Gene Expression Data Analysis Suite (GEDAS)

Distance measures

Distances are measured using distance functions, which follow triangle inequality i.e.

d ( , £ d ( , )  + d ( , )

In general language is inequality means the shortest distance between two points as a straight line.   None of the correlation coefficient based distance functions satisfy the triangle inequality and hence are known as semi metric.

In order to cluster gene expression data into groups with similar genes or microarrays, it is necessary to define what exactly is meant by gene expression being identical or gene being similar.  The GEDAS software as described earlier has been as a modified version of the Cluster 3.0 software by de Hoon et al (2004) and includes a number of new clustering/classification algorithms as well as visualization features.

Computation of distance measure (sometimes also referred to as similarity or dissimilarity measure) is one such new feature.  From the existing 8 measures, the number of distance measures has been enhanced to 19 in GEDAS.  The distance measures implemented in the GEDAS software covered the following:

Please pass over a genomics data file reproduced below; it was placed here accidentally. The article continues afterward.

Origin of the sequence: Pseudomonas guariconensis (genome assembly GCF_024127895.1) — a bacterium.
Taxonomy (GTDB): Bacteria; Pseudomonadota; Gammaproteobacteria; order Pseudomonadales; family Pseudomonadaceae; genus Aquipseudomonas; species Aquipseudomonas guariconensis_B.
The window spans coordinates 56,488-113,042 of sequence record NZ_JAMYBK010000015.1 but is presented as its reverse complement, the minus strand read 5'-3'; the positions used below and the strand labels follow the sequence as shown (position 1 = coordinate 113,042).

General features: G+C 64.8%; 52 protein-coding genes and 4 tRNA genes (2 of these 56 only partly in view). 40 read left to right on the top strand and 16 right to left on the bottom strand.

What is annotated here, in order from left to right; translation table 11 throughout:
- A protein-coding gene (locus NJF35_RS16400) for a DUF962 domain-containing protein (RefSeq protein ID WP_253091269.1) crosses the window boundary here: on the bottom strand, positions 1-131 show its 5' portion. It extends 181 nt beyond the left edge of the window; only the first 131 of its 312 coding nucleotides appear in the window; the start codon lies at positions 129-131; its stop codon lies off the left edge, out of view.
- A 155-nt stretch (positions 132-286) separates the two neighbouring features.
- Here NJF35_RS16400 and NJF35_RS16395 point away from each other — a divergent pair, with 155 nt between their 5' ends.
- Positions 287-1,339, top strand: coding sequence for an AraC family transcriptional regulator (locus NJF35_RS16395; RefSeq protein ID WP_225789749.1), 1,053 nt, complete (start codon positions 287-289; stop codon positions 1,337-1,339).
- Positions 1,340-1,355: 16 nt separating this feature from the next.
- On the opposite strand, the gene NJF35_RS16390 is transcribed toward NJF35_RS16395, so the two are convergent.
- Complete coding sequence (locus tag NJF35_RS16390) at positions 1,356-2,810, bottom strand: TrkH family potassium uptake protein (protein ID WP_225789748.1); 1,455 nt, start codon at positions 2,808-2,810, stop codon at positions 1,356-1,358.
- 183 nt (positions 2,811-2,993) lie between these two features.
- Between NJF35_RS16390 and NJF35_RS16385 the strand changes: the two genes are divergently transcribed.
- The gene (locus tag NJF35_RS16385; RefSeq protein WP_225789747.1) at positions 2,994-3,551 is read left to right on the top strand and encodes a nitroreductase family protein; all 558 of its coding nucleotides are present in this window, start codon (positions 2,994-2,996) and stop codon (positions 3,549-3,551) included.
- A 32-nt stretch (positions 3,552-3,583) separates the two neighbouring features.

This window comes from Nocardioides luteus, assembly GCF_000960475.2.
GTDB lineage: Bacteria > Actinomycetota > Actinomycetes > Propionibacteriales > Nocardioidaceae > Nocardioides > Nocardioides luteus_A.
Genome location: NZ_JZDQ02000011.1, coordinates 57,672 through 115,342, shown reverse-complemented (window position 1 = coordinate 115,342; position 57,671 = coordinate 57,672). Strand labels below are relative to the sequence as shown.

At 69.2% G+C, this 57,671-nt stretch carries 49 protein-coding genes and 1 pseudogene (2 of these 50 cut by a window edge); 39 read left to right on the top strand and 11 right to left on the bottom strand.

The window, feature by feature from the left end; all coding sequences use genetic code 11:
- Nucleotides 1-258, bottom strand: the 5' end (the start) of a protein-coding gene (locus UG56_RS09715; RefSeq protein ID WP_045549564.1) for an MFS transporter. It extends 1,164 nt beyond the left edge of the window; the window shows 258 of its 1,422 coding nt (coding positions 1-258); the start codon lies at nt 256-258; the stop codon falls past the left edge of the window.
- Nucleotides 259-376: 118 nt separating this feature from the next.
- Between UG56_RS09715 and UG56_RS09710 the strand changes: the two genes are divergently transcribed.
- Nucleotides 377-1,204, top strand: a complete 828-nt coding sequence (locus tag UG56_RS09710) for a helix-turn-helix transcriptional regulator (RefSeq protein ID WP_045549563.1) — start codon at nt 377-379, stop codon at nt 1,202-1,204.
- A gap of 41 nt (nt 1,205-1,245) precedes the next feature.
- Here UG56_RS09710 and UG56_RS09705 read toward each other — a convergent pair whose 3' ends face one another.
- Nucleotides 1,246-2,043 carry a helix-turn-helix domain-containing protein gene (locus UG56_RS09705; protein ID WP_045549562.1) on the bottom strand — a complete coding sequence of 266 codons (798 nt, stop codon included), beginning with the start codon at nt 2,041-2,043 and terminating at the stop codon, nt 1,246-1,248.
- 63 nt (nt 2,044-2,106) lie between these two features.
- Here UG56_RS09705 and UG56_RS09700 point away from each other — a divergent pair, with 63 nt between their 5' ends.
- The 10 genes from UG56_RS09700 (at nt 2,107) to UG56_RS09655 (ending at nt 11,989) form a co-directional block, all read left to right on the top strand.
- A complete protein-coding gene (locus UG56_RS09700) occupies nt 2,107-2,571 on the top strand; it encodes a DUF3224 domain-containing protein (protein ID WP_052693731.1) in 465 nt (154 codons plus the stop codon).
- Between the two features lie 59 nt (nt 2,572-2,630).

Sl. No. Distance or similarity measure Expression, Remarks 1. Euclidean distance It is a true metric, as it satisfies the triangle inequality, and is the most widely used distance measure of all available.  In this formula, the expression data xi and yi are subtracted directly from each other. We should therefore make sure that the expression data are properly normalized when using the Euclidean distance, for example by converting the measured gene expression levels to log-ratios.   Unlike the correlation-based distance functions, the Euclidean distance takes the magnitude of the expression data into account. It, therefore, preserves more information about the data and may be preferable.  De Hoon et al. (2002) used the Euclidean distance for k-means clustering. 2. Normalized Euclidean distance d = where dE is the Euclidean distance 3. Harmonically summed Euclidean distance It is a variation of the Euclidean distance, where the terms for the different dimensions are summed inversely (similar to the harmonic mean), and is more robust against outliers compared to the Euclidean distance. Note that it is not a metric as it is not based on triangle inequality. For example, consider = (1, 0); = (0, 1); = (1, 1). This yields d ( , ) = 1 while d( , ) + d ( , ) = 0 4. City-block (or Manhattan) distance Alternatively known as the Manhattan distance or taxi cab distance, it is closely related to the Euclidean distance. Whereas the Euclidean distance corresponds to the length of the shortest path between two points, the city-block distance is the sum of distances along each dimension.   This is equal to the distance a traveler would have to walk between two points in a city. The city-block distance is a metric, as it satisfies the triangle inequality. As for the Euclidean distance, the expression data are subtracted directly from each other, and therefore should be made sure that they are properly normalized. 5. Normalized City-block distance or  d  = where dC is the city block distance 6. Canberra distance d = , Result always falls in the range [0, 1] 7. Bray-Curtis distance d = , Result always falls in the range [0, 1] 8. Maximum coordinate difference Computes maximum absolute difference along a coordinate 9. Minimum coordinate difference Computes the minimum absolute difference along a coordinate 10. Dot product , where This is the dissimilarity version of the dot product measure 11. Pearson’s correlation coefficient The Pearson distance is then defined as In which are the sample mean of x and y respectively, and σx , σy are the sample standard deviation of x and y. It is a measure for how well a straight line can be fitted to a scatter plot of x and y. If all the points in the scatter plot lie on a straight line, the Pearson correlation coefficient is either +1 or -1, depending on whether the slope of line is positive or negative. If it is equal to zero, there is no correlation between x and y.  As the Pearson correlation coefficient fall between [-1, 1], the Pearson distance lies between [0, 2]. 12. Absolute Pearson’s correlation By taking the absolute value of the Pearson correlation, a number between [0, 1] is obtained. If the absolute value is 1, all the points in the scatter plot lie on a straight line with either a positive or a negative slope. If the absolute value is equal to 0, there is no correlation between x and y. The distance is defined as where r is the Pearson correlation coefficient. As the absolute value of the Pearson correlation coefficient falls in the range [0, 1], the corresponding distance falls between [0, 1] as well.  In the context of gene expression experiments, the absolute correlation is equal to 1 if the gene expression data of two genes/microarrays have a shape that is either exactly the same or exactly opposite. Therefore, absolute correlation coefficient should be used with care. 13. Uncentered Pearson’s correlation where and The distance corresponding to the uncentered correlation coefficient is defined as where ru is the uncentered correlation.   This is the same as for regular Pearson correlation coefficient, except that sample means are set equal to 0.  The uncentered correlation may be appropriate if there is a zero reference state.  For instance, in the case of gene expression data given in terms of log-ratios, a log-ratio equal to 0 corresponds to green and red signal being equal, which means that the experimental manipulation did not affect the gene expression.  As the uncentered correlation coefficient lies in the range [-1, 1], the corresponding distance falls between [0, 2]. 14. Absolute uncentered Pearson’s correlation where ru is uncentered correlation coefficient. As the absolute value of ru falls between [0, 1], the corresponding distance also falls between [0, 1]. 15. Pearson’s linear dissimilarity , where This is the dissimilarity version of the Pearson linear correlation r between two vectors.  Dp(i, j) Î [0, 1] with 0 indicating perfect similarity and 1 indicating maximum dissimilarity. Notice that r(I, j) is a type of normalized dot product. 16. Pearson’s absolute value dissimilarity where dNormEuc is the normalized Euclidean distance 17. Spearman’s rank correlation As in the case of the Pearson correlation, a distance measure corresponding to the Spearman rank correlation can be defined as where rs is the Spearman rank correlation.   The Spearman rank correlation is an example of a non-parametric similarity measure. It is useful because it is more robust against outliers than the Pearson correlation.  To calculate the Spearman rank correlation, each data value is replaced by their rank if the data in each vector is ordered by their value. Then the Pearson correlation between the two rank vectors instead of the data vectors is calculated.  Weights cannot be suitably applied to the data if the Spearman rank correlation is used, especially since the weights are not necessarily integers. 18. Kendall’s t distance A distance measure corresponding to Kendall’s τ can be defined as Kendall’s τ is another example of a non-parametric similarity measure. It is similar to the Spearman rank correlation, but instead of the rank those only, the relative ranks are used to calculate τ. As in the case of the Spearman rank correlation, the weights are ignored in the calculation.  As Kendall’s τ is defined such that it will lie between [-1, 1], the corresponding distance will in the range [0, 2]. 19. Cosine distance d = Table: Distance measures implemented in GEDAS